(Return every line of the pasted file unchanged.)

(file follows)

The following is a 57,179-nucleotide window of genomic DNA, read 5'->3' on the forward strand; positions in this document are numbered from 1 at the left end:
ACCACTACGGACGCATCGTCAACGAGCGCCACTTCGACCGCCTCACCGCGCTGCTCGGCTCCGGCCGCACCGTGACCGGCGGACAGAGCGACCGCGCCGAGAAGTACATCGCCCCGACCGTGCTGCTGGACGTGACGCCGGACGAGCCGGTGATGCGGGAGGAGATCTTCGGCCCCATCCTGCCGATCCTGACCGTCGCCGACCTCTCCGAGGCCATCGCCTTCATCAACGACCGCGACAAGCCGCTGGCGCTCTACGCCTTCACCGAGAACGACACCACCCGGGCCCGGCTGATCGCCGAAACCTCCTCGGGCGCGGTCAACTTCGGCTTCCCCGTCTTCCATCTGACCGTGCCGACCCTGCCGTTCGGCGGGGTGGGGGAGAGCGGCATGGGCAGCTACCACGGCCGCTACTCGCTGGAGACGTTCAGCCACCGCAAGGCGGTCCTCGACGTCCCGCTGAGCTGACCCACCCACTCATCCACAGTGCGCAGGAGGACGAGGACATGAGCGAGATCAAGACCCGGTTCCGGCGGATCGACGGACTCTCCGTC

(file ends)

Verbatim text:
The following is a 57,179-nucleotide window of genomic DNA, read 5'->3' on the forward strand; positions in this document are numbered from 1 at the left end:
ACCACTACGGACGCATCGTCAACGAGCGCCACTTCGACCGCCTCACCGCGCTGCTCGGCTCCGGCCGCACCGTGACCGGCGGACAGAGCGACCGCGCCGAGAAGTACATCGCCCCGACCGTGCTGCTGGACGTGACGCCGGACGAGCCGGTGATGCGGGAGGAGATCTTCGGCCCCATCCTGCCGATCCTGACCGTCGCCGACCTCTCCGAGGCCATCGCCTTCATCAACGACCGCGACAAGCCGCTGGCGCTCTACGCCTTCACCGAGAACGACACCACCCGGGCCCGGCTGATCGCCGAAACCTCCTCGGGCGCGGTCAACTTCGGCTTCCCCGTCTTCCATCTGACCGTGCCGACCCTGCCGTTCGGCGGGGTGGGGGAGAGCGGCATGGGCAGCTACCACGGCCGCTACTCGCTGGAGACGTTCAGCCACCGCAAGGCGGTCCTCGACGTCCCGCTGAGCTGACCCACCCACTCATCCACAGTGCGCAGGAGGACGAGGACATGAGCGAGATCAAGACCCGGTTCCGGCGGATCGACGGACTCTCCGTC